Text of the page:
Working with constraints isn't a new idea. It's not even a new idea in terms of software development. Back in the (relatively) early days of Microsoft they would only hire 3 people for a job they thought they needed 5 for. They did this because they found the solutions these teams came up with tended to actually be better solutions with an added benefit of having more autonomy. This was because the team had to focus on the key parts of the problem as they didn't have time to solve everything.
You of course don't just see this in the software world. The sport of basketball actually has a prime example of constraints in practice. The sport has never been known for it’s inventiveness. It took them 20 years to put a hole in the bottom of the net. Up until then every time a team scored someone would have to retrieve the ball from the net. Even so players stuck with it.
Back in the early days the National Basketball Association had problems attracting fans (and positive media coverage). This was largely due to teams running out the clock once they were leading in a game, teams passed the ball nearly endlessly without penalty. If one team chose to stall, the other team (especially if behind) would often commit fouls to get the ball back following the free throw. Very low-scoring games with many fouls were common which lead to bored fans. The most extreme case occurred on November 22 1950 when the Fort Wayne Pistons defeated the Minneapolis Lakers by a record-low score of 19-18, including 3-1 in the fourth quarter. The Pistons held the ball for minutes at a time without shooting (they attempted 13 shots for the game) in order to limit the impact of the Lakers' dominant George Mikan.
The thing that solved all this was the shot clock. This limits the amount of time a team has before they have to take a shot. It first came in to use in 1954 in Syracuse New York, where Syracuse Nationals owner Danny Biasone experimented using a 24-second version during a scrimmage game. The rest as they say is history with basketball becoming one of the biggest sports in America.
Another real world example of constraints can be seen in the world of medicine in constraint induced therapy. The concepts behind this were developed nearly a century ago when researchers realized that after a nervous system injury that impaired movement of an arm, experimental monkeys consciously avoided the use of that arm and preferentially used the “good” or intact one. You can see this when patients today are told to switch a patch from good eye to bad eye to improve it so that it brings eye up to speed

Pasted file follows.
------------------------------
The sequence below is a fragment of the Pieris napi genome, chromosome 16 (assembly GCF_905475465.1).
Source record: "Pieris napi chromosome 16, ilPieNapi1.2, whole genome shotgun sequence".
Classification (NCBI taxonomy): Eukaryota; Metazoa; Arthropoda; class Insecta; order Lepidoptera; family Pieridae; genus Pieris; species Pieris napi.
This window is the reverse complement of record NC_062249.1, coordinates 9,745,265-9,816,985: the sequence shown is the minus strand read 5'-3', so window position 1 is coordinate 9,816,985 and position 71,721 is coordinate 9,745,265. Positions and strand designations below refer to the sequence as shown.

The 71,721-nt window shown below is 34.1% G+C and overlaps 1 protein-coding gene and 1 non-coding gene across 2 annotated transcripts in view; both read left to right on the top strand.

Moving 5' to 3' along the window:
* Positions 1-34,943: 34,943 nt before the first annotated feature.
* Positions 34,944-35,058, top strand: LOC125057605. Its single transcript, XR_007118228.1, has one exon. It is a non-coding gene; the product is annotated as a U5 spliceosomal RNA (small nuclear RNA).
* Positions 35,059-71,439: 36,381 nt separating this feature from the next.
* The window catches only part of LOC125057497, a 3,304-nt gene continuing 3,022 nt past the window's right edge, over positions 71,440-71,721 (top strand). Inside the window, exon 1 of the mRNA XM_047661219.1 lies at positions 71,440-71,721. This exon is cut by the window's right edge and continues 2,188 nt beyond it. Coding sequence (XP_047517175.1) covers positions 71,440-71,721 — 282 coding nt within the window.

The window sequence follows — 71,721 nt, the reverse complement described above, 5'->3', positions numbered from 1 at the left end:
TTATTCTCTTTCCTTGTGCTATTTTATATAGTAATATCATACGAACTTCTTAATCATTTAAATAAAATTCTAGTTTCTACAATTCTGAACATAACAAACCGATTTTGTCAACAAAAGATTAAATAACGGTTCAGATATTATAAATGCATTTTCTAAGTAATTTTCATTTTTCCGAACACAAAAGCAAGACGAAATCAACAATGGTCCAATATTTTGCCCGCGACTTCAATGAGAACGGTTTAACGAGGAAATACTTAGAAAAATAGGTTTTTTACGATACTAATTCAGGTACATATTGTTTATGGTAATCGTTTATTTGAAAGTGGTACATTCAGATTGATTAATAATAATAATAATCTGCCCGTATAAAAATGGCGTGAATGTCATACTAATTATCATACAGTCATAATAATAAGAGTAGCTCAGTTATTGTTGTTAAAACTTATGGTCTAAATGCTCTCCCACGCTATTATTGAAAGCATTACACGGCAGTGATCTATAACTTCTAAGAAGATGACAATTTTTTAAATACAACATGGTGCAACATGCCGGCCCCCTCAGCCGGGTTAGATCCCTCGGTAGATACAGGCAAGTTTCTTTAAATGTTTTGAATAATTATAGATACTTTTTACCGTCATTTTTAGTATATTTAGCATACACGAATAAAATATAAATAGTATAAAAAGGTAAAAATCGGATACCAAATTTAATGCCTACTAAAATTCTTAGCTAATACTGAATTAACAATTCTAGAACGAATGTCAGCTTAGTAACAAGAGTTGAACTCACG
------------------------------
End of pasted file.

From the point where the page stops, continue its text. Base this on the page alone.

Another example that might appear much less obvious is that of analysis paralysis. Companies found that when they offered too many pricing plans that they saw a decline in the number of customers signing up. This was all because that customers had so many choices to make that they never ended up making a decision. When companies constrained the pricing plans down to three options they found that customer conversion picked up again.
This all boils down to using fewer resources to create better things. Obviously this only works if you truly are constrained. In a software team if you constrain the number of people but let the time they have on a project slip you'll find that the benefits you might have found by constraining one factor are quickly lost. Obviously it goes without saying that this needs to be done carefully. You don't want to constrain your resources so much that a team feels under such pressure and stress that it has a detrimental effect but if you get the balance just right the benefits have been shown again and again.
Of course if you dig down into it a lot of the practices and principles in software development actually encourage similar constraints for you. The practice of breaking large epics down into small stories means that if you do it right you're constrained to solving just a small part of the large problem. Standardising an architecture means that teams don't have to make so many decisions to make on the next project that they pick up.
So next time you pick up a piece of work try to think about how you can constrain the problem you're trying to solve. You might find it helps. I think Marissa Mayer summed it up pretty well in her Google days with "Constraints shape and focus problems and provide clear challenges to overcome".